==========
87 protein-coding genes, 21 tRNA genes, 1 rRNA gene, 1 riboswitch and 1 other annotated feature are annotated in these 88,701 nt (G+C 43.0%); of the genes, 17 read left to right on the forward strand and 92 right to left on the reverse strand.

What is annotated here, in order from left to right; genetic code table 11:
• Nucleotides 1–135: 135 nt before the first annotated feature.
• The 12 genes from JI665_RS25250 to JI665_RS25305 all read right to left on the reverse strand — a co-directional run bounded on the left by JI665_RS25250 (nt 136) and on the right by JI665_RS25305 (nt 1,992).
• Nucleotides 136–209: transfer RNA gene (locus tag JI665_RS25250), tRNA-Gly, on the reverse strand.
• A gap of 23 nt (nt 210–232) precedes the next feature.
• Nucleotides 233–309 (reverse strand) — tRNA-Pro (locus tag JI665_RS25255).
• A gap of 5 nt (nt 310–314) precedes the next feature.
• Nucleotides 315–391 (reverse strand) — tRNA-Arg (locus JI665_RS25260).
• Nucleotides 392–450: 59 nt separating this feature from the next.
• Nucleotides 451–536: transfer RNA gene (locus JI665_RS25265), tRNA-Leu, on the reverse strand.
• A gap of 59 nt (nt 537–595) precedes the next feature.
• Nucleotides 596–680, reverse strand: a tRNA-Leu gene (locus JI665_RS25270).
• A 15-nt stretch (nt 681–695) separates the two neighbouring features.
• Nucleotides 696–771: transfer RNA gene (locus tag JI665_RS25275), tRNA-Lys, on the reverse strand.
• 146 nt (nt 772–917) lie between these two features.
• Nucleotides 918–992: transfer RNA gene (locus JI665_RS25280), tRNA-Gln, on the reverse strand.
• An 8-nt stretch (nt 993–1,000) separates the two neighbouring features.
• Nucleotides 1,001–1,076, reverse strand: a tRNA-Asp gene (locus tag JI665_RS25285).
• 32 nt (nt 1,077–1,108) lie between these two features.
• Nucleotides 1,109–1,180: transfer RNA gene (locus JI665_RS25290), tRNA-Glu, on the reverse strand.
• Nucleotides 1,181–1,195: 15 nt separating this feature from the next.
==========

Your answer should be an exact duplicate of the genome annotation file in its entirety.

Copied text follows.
87 protein-coding genes, 21 tRNA genes, 1 rRNA gene, 1 riboswitch and 1 other annotated feature are annotated in these 88,701 nt (G+C 43.0%); of the genes, 17 read left to right on the forward strand and 92 right to left on the reverse strand.

What is annotated here, in order from left to right; genetic code table 11:
• Nucleotides 1–135: 135 nt before the first annotated feature.
• The 12 genes from JI665_RS25250 to JI665_RS25305 all read right to left on the reverse strand — a co-directional run bounded on the left by JI665_RS25250 (nt 136) and on the right by JI665_RS25305 (nt 1,992).
• Nucleotides 136–209: transfer RNA gene (locus tag JI665_RS25250), tRNA-Gly, on the reverse strand.
• A gap of 23 nt (nt 210–232) precedes the next feature.
• Nucleotides 233–309 (reverse strand) — tRNA-Pro (locus tag JI665_RS25255).
• A gap of 5 nt (nt 310–314) precedes the next feature.
• Nucleotides 315–391 (reverse strand) — tRNA-Arg (locus JI665_RS25260).
• Nucleotides 392–450: 59 nt separating this feature from the next.
• Nucleotides 451–536: transfer RNA gene (locus JI665_RS25265), tRNA-Leu, on the reverse strand.
• A gap of 59 nt (nt 537–595) precedes the next feature.
• Nucleotides 596–680, reverse strand: a tRNA-Leu gene (locus JI665_RS25270).
• A 15-nt stretch (nt 681–695) separates the two neighbouring features.
• Nucleotides 696–771: transfer RNA gene (locus tag JI665_RS25275), tRNA-Lys, on the reverse strand.
• 146 nt (nt 772–917) lie between these two features.
• Nucleotides 918–992: transfer RNA gene (locus JI665_RS25280), tRNA-Gln, on the reverse strand.
• An 8-nt stretch (nt 993–1,000) separates the two neighbouring features.
• Nucleotides 1,001–1,076, reverse strand: a tRNA-Asp gene (locus tag JI665_RS25285).
• 32 nt (nt 1,077–1,108) lie between these two features.
• Nucleotides 1,109–1,180: transfer RNA gene (locus JI665_RS25290), tRNA-Glu, on the reverse strand.
• Nucleotides 1,181–1,195: 15 nt separating this feature from the next.